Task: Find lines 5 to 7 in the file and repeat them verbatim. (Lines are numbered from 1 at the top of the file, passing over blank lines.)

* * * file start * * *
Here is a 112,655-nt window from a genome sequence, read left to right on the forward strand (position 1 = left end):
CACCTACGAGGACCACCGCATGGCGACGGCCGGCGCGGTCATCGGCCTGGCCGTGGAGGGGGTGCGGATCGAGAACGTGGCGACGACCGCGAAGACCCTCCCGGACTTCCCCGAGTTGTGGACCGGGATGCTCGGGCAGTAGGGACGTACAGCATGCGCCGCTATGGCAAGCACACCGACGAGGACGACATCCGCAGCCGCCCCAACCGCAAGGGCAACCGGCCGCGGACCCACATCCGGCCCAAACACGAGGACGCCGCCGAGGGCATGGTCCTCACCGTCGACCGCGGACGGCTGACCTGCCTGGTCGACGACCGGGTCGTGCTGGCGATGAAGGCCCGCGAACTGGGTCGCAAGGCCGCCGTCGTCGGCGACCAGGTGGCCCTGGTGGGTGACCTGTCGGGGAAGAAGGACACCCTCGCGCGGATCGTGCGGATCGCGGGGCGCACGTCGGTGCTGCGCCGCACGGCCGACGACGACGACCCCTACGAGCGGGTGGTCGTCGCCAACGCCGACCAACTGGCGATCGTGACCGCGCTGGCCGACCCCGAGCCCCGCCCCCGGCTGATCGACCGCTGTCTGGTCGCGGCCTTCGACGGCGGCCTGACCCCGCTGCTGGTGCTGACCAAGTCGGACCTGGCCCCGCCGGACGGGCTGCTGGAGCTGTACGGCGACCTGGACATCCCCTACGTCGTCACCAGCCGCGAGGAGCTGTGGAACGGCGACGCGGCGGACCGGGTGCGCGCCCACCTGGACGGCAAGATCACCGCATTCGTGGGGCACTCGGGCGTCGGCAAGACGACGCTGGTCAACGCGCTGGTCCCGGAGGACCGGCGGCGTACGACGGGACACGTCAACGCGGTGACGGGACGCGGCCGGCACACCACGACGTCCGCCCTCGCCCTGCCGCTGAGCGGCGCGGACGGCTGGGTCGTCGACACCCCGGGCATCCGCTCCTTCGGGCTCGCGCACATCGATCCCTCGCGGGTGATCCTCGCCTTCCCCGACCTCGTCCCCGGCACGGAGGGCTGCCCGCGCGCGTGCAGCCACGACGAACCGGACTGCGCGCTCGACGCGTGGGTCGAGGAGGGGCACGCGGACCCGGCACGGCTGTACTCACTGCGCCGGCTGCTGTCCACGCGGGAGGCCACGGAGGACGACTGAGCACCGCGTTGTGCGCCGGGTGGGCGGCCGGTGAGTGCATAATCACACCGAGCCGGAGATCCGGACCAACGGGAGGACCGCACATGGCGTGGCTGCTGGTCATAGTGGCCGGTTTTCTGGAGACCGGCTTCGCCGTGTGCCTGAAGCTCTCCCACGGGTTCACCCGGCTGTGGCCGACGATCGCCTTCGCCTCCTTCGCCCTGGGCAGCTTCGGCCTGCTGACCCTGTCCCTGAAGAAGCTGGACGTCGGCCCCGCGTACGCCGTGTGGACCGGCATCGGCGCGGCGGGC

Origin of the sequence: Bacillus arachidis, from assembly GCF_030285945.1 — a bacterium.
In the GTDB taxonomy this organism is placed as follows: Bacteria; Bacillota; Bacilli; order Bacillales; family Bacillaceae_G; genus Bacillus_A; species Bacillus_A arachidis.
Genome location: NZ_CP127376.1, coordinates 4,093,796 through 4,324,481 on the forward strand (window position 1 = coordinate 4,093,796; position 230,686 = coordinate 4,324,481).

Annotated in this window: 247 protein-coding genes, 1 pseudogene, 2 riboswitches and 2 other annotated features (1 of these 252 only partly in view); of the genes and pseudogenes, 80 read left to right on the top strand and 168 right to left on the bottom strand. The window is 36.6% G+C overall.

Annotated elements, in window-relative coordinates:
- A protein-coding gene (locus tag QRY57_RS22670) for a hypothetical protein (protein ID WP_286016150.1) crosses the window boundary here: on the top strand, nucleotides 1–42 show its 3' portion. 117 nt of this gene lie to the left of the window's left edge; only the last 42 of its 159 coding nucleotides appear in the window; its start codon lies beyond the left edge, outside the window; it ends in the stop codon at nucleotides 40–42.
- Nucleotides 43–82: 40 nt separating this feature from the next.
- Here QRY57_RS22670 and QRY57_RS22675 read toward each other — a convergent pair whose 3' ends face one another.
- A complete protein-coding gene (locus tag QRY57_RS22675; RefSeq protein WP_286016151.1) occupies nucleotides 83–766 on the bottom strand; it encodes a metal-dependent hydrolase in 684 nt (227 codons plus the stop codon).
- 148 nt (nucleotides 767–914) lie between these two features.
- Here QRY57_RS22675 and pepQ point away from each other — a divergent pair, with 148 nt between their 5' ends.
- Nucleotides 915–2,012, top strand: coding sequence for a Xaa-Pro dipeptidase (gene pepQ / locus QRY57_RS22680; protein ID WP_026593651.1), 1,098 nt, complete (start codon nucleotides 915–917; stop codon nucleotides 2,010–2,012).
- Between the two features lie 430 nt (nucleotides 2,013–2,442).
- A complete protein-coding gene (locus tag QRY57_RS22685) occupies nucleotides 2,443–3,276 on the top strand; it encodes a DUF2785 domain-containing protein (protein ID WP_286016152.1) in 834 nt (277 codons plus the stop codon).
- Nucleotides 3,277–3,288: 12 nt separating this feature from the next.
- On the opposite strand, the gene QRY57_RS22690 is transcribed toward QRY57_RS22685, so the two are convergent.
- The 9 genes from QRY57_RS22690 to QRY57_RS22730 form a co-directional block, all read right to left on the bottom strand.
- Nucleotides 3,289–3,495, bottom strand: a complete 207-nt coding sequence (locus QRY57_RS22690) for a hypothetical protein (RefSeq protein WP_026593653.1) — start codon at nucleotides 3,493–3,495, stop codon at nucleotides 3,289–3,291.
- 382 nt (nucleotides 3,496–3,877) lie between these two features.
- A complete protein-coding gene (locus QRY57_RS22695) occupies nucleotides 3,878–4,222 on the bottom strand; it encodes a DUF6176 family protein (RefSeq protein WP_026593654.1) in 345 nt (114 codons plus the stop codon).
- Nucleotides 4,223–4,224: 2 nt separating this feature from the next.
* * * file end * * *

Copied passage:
Genome location: NZ_CP127376.1, coordinates 4,093,796 through 4,324,481 on the forward strand (window position 1 = coordinate 4,093,796; position 230,686 = coordinate 4,324,481).

Annotated in this window: 247 protein-coding genes, 1 pseudogene, 2 riboswitches and 2 other annotated features (1 of these 252 only partly in view); of the genes and pseudogenes, 80 read left to right on the top strand and 168 right to left on the bottom strand. The window is 36.6% G+C overall.

Annotated elements, in window-relative coordinates: